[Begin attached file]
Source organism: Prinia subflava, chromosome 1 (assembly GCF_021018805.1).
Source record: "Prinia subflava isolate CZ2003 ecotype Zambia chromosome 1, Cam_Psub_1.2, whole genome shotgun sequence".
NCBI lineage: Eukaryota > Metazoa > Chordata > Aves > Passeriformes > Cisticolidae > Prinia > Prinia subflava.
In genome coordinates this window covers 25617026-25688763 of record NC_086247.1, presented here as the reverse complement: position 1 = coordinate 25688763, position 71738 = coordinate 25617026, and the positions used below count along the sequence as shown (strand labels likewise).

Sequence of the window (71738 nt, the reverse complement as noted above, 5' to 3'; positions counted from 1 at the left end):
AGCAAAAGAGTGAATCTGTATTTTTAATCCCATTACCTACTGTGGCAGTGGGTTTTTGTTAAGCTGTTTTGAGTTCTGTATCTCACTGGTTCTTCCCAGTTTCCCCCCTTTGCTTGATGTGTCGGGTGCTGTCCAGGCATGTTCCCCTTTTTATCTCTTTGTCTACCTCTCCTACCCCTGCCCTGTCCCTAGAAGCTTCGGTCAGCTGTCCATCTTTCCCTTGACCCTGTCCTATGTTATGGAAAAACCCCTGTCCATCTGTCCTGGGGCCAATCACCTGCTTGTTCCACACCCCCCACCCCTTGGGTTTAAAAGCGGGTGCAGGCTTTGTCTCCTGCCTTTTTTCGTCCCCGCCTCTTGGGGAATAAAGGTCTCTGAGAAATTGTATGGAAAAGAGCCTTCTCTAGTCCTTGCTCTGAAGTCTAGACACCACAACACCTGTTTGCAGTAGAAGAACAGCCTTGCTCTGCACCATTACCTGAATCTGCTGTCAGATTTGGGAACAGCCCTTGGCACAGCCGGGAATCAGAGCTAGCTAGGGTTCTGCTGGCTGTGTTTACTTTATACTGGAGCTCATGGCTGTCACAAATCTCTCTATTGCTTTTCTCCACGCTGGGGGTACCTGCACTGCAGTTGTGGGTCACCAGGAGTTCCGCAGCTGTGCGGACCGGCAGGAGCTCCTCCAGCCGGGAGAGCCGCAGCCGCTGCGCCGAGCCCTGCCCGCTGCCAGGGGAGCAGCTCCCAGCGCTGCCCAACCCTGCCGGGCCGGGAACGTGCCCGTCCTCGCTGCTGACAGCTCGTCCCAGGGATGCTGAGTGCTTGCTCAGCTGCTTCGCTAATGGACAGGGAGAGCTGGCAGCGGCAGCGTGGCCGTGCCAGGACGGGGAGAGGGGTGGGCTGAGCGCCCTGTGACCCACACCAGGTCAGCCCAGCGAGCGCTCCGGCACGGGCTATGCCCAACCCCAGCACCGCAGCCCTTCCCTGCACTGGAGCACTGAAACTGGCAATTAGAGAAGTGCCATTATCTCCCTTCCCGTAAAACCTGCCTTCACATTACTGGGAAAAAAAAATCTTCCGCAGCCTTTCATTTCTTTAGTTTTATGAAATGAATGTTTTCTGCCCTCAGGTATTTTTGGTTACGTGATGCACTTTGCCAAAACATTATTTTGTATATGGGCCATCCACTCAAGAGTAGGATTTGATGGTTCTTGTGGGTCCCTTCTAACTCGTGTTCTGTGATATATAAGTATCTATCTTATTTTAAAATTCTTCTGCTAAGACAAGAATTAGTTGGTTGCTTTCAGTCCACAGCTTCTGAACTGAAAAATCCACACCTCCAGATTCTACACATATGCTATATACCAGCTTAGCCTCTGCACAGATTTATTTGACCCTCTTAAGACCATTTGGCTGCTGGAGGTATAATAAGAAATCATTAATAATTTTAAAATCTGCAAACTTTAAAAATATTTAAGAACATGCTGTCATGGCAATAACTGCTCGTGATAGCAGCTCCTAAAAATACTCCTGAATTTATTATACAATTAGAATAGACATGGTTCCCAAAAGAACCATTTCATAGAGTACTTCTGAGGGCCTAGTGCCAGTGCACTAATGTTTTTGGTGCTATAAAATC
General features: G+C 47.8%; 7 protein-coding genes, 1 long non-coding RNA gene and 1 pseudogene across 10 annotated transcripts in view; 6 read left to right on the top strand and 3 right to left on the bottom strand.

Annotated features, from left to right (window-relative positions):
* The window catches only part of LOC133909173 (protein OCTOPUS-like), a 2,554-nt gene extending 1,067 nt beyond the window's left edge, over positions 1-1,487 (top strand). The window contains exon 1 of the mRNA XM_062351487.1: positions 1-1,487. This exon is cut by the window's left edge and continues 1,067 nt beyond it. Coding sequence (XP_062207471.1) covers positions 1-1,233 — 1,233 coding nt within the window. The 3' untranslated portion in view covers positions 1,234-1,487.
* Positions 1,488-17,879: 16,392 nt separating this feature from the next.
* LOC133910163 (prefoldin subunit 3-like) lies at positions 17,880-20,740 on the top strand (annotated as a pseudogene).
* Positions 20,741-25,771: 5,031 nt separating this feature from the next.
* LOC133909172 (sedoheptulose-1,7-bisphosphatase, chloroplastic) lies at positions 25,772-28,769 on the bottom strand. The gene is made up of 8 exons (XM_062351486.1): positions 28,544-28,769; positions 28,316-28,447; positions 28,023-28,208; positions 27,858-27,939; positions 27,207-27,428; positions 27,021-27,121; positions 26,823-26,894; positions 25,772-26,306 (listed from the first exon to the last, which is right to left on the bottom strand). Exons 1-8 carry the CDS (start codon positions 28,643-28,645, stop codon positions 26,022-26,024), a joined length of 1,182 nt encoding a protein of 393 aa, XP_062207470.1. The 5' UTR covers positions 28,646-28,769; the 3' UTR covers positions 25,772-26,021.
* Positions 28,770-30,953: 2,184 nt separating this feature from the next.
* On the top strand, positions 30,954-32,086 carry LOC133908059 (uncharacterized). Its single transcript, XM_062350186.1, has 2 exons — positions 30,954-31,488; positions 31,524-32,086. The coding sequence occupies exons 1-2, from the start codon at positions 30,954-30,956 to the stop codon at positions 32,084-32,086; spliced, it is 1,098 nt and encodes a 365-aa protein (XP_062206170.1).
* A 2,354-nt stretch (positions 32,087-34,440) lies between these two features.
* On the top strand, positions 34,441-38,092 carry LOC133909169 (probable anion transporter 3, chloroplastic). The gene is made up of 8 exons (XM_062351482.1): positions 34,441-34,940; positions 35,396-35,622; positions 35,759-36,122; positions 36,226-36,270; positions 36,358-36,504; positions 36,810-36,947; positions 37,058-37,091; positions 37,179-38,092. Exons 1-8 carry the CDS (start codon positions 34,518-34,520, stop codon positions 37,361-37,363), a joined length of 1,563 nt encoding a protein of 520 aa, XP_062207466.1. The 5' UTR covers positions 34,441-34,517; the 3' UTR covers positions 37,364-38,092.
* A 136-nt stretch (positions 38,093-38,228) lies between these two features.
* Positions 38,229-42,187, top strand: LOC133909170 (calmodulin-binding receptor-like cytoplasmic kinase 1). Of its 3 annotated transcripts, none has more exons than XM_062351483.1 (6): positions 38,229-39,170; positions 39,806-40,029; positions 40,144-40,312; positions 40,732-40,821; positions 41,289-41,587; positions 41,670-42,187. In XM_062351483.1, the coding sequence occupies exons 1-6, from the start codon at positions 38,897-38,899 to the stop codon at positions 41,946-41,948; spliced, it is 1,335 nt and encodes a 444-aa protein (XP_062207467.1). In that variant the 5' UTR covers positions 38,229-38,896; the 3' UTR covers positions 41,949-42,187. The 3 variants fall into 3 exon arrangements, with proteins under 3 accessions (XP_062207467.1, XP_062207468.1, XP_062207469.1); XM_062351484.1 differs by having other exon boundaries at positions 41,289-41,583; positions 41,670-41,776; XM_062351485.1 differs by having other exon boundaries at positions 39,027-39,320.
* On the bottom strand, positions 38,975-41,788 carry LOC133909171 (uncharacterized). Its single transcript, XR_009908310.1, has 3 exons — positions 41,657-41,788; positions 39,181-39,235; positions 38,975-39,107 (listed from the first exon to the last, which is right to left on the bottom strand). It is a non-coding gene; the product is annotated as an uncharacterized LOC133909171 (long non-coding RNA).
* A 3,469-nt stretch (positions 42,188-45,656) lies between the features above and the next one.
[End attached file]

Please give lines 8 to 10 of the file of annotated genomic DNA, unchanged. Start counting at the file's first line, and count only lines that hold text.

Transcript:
Annotated features, from left to right (window-relative positions):
* The window catches only part of LOC133909173 (protein OCTOPUS-like), a 2,554-nt gene extending 1,067 nt beyond the window's left edge, over positions 1-1,487 (top strand). The window contains exon 1 of the mRNA XM_062351487.1: positions 1-1,487. This exon is cut by the window's left edge and continues 1,067 nt beyond it. Coding sequence (XP_062207471.1) covers positions 1-1,233 — 1,233 coding nt within the window. The 3' untranslated portion in view covers positions 1,234-1,487.
* Positions 1,488-17,879: 16,392 nt separating this feature from the next.